Page last updated at 17:12 GMT, Tuesday, 21 July 2009 18:12 UK

The new rules for MPs explained

Houses of Parliament

The Parliamentary Standards Bill drawn up in response to the MPs' expenses scandal has been rushed through Parliament in a matter of days. It faced opposition and numerous concessions were forced. Here is a guide to which bits survived and which were dropped:


A legally binding code of conduct for many aspects of MPs' behaviour was pledged by Gordon Brown at the end of May. At the time it was thought it could mean MPs who did not meet minimum commitments to their constituents could be fined. But the code did not make it past the second day of debate on the bill in the Commons. Amid criticism it would lead to a flood of legal challenges and a "culture of blank cheques for lawyers", Justice Secretary Jack Straw agreed to drop it "in the interests of consensus". The bill does however contain plans for an MPs' code of conduct purely for financial interests - but the details have been left to the new Independent Parliamentary Standards Authority to work out.


There was plenty of criticism of an early proposal which would have allowed MPs' words in the Commons - now protected by Parliamentary privilege - to have been used against them in court. As worded, the original bill said "no enactment or rule of law which prevents proceedings in Parliament being impeached or questioned in any court" should stop "any evidence from being admissible in proceedings" against MPs accused of breaking rules. It was not just MPs who had their doubts. The most senior official in the Commons, Malcolm Jack, warned it could have a "chilling effect" on MPs' freedom of speech. The government stuck with it but were defeated when more than 20 Labour MPs rebelled to vote against it - among them former cabinet ministers John Reid and Margaret Beckett. A new clause, explicitly preserving Parliamentary privilege regardless of anything else in the Act was later added.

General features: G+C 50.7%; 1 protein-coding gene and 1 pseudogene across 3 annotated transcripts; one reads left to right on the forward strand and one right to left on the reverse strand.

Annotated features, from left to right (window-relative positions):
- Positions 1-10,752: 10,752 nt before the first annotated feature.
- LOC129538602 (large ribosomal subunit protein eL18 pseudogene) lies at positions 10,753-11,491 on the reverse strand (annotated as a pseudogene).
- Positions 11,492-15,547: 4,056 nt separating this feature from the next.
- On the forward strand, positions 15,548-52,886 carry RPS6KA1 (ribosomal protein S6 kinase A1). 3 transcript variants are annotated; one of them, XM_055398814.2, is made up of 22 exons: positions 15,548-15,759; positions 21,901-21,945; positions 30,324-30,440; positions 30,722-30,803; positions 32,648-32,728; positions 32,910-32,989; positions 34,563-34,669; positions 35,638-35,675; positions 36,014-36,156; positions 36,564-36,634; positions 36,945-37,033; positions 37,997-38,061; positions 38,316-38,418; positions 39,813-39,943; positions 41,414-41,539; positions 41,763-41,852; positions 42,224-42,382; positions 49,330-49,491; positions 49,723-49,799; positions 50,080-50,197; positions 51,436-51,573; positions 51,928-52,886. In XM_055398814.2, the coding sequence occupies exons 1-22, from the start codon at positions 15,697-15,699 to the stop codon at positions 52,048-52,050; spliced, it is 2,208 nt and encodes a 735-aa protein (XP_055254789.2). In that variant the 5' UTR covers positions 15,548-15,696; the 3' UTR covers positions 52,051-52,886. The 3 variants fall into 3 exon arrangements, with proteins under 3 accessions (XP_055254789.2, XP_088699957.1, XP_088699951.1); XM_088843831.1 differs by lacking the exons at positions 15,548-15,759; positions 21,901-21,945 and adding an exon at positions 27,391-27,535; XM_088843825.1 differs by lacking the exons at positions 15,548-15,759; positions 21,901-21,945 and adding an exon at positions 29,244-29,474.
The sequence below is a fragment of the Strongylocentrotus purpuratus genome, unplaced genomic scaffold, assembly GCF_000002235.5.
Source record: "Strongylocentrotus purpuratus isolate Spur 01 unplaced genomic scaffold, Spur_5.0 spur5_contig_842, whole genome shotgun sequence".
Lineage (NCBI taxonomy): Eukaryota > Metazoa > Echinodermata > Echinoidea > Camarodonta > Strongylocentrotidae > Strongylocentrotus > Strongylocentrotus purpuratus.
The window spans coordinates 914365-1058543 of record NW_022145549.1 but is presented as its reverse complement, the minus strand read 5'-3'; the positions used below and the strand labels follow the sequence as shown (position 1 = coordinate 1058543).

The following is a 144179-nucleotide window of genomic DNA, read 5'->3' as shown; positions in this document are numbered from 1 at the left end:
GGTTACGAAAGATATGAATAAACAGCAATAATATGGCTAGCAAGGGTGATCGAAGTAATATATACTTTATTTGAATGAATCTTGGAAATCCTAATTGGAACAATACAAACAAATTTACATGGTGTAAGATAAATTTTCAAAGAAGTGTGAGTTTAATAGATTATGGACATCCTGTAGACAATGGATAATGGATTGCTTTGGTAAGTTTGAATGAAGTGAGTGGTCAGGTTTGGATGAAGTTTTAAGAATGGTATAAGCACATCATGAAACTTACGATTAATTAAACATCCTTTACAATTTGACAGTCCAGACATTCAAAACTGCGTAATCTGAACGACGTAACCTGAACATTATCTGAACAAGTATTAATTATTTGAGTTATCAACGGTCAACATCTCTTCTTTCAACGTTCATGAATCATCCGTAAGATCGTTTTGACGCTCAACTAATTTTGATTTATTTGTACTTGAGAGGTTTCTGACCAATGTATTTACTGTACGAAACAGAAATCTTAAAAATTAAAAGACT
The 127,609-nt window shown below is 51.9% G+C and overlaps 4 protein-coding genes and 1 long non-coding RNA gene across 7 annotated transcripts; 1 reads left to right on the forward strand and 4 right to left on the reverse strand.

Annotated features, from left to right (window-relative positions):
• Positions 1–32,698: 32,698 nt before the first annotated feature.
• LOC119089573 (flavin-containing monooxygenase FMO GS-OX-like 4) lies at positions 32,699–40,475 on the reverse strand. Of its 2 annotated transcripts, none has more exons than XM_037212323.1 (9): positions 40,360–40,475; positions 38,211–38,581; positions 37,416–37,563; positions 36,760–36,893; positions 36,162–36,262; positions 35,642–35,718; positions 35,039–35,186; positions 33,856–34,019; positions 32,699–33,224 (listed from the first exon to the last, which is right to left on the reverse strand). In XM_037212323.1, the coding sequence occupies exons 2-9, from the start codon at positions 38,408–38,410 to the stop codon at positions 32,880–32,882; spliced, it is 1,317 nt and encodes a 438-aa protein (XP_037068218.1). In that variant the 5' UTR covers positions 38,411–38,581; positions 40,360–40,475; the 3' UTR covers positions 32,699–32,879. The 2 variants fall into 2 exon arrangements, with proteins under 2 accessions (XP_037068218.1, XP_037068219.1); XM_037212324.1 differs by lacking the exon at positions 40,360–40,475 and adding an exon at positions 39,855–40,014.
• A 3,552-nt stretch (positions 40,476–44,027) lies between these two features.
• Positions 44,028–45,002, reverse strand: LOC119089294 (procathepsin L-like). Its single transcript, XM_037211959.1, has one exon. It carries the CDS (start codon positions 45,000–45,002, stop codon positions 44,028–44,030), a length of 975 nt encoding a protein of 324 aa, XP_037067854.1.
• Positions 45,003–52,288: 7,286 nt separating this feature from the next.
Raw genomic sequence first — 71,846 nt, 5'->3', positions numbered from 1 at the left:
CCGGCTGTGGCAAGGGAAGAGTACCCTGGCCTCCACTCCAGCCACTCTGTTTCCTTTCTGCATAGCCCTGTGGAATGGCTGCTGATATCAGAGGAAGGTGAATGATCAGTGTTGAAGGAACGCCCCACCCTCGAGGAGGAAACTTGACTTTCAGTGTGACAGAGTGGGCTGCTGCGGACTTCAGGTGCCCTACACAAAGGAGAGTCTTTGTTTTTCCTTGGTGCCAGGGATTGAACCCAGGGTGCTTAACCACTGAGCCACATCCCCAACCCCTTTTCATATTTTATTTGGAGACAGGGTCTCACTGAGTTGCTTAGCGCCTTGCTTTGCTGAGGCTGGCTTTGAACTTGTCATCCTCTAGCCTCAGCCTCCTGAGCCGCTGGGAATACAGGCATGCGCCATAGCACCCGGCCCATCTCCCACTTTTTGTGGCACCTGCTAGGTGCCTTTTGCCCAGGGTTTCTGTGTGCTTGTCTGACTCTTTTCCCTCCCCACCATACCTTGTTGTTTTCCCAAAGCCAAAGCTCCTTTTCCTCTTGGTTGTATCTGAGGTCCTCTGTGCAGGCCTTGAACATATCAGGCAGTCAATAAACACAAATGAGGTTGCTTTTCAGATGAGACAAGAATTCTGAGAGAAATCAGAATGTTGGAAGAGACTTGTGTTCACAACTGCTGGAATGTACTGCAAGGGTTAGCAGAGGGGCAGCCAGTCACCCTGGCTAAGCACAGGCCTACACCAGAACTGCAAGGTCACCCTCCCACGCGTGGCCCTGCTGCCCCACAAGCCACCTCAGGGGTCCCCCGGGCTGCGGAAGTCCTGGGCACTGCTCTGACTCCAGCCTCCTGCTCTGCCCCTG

The government had planned to bring in three new criminal offences specifically aimed at MPs in the wake of the expenses scandal, which prompted many calls for the police to bring prosecutions. The three offences related to providing false information about expenses claims, breaking rules on the registration of interests or the ban on paid advocacy - MPs being paid to raise interest groups' issues in the Commons. There was some criticism in the Commons that they were redundant anyway as the offences were already covered by existing fraud and theft laws. A Parliamentary committee warned that, as drafted, they could breach MPs' human rights . Jack Straw argued they should stay because they were "fundamental" to ensuring public confidence. But the paid advocacy offence - which could have seen errant MPs fined up to £5,000 - was dropped by the government when the Bill reached the Lords. Lords leader Baroness Royall said the move followed cross-party consultation and it needed "further consideration". The government accepted a new offence in the draft Bribery bill covered the same ground better. The following week the financial interests offence was also removed due to "strength of feeling" among peers.


In early stages of the debate on the bill Justice Secretary Jack Straw, said he expected its arrangements to apply "in due course" to the House of Lords as well as MPs. And he said that eventually the Parliamentary Standards Authority would cover both the Commons and the Lords. On 8 July Lords leader Lady Royall stated that the bill "categorically" would not apply to peers after she "fully reported the very strong, very proper and very cogent views of this House to the government". A new clause explicitly excluding the Lords from the Act has since been added into the bill. Separately a committee of peers had heavily criticised the bill .


The bill creates an Independent Parliamentary Standards Authority to run MPs' pay and allowances and review financial interest rules. The IPSA will be responsible for paying out salaries and expenses - or turn down claims - review the allowances scheme regularly and conduct investigations. Originally it was intended it would have the power to instruct errant MPs to repay allowances or amend the Register of Interests and recommend sanctions. But those powers were removed as the bill went through the Lords, instead the decisions will be taken by the existing standards and privileges committee.


Two more new clauses were added in during the Lords stages - one making the investigation and enforcement provisions of the bill subject to a two-year renewal clause. The other requires the new IPSA to provide tax advice to MPs.

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